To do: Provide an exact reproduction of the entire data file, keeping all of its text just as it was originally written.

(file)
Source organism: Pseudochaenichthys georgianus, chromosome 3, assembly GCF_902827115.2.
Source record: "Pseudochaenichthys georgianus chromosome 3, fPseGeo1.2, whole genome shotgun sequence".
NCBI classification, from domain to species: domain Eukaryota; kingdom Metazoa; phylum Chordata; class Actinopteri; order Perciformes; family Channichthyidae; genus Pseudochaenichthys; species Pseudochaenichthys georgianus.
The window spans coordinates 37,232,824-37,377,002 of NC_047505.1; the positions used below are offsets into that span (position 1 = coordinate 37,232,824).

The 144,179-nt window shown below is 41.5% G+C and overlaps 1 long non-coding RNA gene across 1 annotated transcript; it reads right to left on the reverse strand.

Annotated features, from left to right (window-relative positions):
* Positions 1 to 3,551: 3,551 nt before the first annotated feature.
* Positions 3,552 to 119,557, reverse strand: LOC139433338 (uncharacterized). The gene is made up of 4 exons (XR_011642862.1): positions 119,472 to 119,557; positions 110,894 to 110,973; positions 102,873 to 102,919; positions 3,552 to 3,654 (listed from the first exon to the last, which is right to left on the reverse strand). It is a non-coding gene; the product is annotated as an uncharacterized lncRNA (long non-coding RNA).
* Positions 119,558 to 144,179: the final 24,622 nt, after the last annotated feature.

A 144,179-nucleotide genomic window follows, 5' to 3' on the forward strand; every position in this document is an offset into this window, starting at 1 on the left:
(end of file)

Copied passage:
Source organism: Pseudochaenichthys georgianus, chromosome 3, assembly GCF_902827115.2.
Source record: "Pseudochaenichthys georgianus chromosome 3, fPseGeo1.2, whole genome shotgun sequence".
NCBI classification, from domain to species: domain Eukaryota; kingdom Metazoa; phylum Chordata; class Actinopteri; order Perciformes; family Channichthyidae; genus Pseudochaenichthys; species Pseudochaenichthys georgianus.
The window spans coordinates 37,232,824-37,377,002 of NC_047505.1; the positions used below are offsets into that span (position 1 = coordinate 37,232,824).

The 144,179-nt window shown below is 41.5% G+C and overlaps 1 long non-coding RNA gene across 1 annotated transcript; it reads right to left on the reverse strand.

Annotated features, from left to right (window-relative positions):
* Positions 1 to 3,551: 3,551 nt before the first annotated feature.
* Positions 3,552 to 119,557, reverse strand: LOC139433338 (uncharacterized). The gene is made up of 4 exons (XR_011642862.1): positions 119,472 to 119,557; positions 110,894 to 110,973; positions 102,873 to 102,919; positions 3,552 to 3,654 (listed from the first exon to the last, which is right to left on the reverse strand). It is a non-coding gene; the product is annotated as an uncharacterized lncRNA (long non-coding RNA).
* Positions 119,558 to 144,179: the final 24,622 nt, after the last annotated feature.

A 144,179-nucleotide genomic window follows, 5' to 3' on the forward strand; every position in this document is an offset into this window, starting at 1 on the left: